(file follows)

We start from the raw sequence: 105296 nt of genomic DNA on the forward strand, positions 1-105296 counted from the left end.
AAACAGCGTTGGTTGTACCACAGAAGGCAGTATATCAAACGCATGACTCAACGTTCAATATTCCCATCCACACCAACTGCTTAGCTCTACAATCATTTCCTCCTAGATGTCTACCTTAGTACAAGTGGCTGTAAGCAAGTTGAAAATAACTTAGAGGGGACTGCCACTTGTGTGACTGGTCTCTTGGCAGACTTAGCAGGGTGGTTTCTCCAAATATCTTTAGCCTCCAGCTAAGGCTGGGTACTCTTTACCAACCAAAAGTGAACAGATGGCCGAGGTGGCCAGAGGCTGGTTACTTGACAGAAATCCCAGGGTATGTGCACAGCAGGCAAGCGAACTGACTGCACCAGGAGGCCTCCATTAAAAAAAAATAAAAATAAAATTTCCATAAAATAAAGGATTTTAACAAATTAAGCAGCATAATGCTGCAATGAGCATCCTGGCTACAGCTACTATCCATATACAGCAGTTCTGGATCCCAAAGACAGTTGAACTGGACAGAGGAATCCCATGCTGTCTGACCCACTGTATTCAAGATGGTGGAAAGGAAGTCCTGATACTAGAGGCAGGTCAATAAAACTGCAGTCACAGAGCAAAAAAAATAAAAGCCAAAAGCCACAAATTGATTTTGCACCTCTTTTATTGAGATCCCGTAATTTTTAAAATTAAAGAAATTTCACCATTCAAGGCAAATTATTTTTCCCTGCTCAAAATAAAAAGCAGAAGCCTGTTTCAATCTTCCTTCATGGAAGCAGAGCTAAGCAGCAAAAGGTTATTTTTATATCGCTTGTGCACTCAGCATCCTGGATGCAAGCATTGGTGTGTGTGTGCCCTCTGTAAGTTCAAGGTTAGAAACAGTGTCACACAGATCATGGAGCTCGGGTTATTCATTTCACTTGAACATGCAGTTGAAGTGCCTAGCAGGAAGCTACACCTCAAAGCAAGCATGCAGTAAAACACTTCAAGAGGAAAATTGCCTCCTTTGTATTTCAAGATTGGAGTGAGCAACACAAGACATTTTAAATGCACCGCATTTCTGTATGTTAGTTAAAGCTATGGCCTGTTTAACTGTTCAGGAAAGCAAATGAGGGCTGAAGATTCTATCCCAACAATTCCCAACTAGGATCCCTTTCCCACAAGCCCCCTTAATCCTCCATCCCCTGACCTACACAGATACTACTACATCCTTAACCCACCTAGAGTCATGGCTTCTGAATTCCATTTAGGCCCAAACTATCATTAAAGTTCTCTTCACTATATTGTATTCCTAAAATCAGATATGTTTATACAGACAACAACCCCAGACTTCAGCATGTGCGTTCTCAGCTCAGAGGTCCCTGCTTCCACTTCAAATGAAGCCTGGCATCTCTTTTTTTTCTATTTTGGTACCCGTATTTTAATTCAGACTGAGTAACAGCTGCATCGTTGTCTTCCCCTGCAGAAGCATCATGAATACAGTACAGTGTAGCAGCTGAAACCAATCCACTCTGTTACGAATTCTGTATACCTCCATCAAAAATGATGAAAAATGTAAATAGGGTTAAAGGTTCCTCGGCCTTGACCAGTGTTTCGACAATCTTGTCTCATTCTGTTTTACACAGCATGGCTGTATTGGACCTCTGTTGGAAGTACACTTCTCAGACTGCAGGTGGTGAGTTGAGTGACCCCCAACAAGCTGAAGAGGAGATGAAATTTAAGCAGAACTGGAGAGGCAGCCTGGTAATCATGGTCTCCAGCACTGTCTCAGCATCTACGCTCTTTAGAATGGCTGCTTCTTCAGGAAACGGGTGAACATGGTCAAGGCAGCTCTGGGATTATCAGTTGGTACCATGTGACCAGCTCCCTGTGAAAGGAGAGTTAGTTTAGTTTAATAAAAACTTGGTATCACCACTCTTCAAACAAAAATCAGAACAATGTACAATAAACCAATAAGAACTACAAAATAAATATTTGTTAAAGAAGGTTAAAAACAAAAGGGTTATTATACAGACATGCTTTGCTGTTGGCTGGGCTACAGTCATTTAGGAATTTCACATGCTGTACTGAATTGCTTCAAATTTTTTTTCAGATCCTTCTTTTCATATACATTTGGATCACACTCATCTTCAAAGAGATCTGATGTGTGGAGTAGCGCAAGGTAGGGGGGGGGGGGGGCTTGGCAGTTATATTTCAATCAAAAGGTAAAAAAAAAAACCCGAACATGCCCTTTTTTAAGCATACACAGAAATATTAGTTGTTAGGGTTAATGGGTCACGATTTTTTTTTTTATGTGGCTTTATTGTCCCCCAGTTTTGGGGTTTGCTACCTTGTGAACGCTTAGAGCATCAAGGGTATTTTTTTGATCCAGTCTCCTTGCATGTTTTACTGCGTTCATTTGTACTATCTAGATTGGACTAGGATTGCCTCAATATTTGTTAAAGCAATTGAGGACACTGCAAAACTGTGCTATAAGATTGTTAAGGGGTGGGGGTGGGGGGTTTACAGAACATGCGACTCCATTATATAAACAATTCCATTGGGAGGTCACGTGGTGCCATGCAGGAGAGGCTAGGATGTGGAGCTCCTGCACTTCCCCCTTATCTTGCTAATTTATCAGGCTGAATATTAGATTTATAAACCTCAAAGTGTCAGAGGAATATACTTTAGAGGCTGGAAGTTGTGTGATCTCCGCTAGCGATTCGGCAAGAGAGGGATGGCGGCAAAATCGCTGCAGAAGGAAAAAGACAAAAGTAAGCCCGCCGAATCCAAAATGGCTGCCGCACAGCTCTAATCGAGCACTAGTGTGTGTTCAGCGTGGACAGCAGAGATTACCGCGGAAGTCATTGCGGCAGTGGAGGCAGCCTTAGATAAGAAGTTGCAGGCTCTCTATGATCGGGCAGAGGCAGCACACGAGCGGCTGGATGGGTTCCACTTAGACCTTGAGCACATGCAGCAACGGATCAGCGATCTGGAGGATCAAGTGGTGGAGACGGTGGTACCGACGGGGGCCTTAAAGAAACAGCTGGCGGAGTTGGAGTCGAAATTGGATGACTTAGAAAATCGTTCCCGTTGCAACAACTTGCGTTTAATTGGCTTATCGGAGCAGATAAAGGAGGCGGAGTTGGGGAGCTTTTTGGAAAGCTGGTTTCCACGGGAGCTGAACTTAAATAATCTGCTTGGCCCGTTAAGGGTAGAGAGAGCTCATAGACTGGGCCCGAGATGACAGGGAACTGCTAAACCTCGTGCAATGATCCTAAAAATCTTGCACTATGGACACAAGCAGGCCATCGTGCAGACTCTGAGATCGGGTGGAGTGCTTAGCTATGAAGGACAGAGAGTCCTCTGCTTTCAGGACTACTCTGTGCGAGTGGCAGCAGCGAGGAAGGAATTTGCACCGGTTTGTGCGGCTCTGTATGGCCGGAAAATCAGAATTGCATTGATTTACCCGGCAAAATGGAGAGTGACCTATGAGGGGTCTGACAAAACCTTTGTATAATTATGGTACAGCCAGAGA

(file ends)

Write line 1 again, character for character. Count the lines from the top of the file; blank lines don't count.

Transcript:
We start from the raw sequence: 105296 nt of genomic DNA on the forward strand, positions 1-105296 counted from the left end.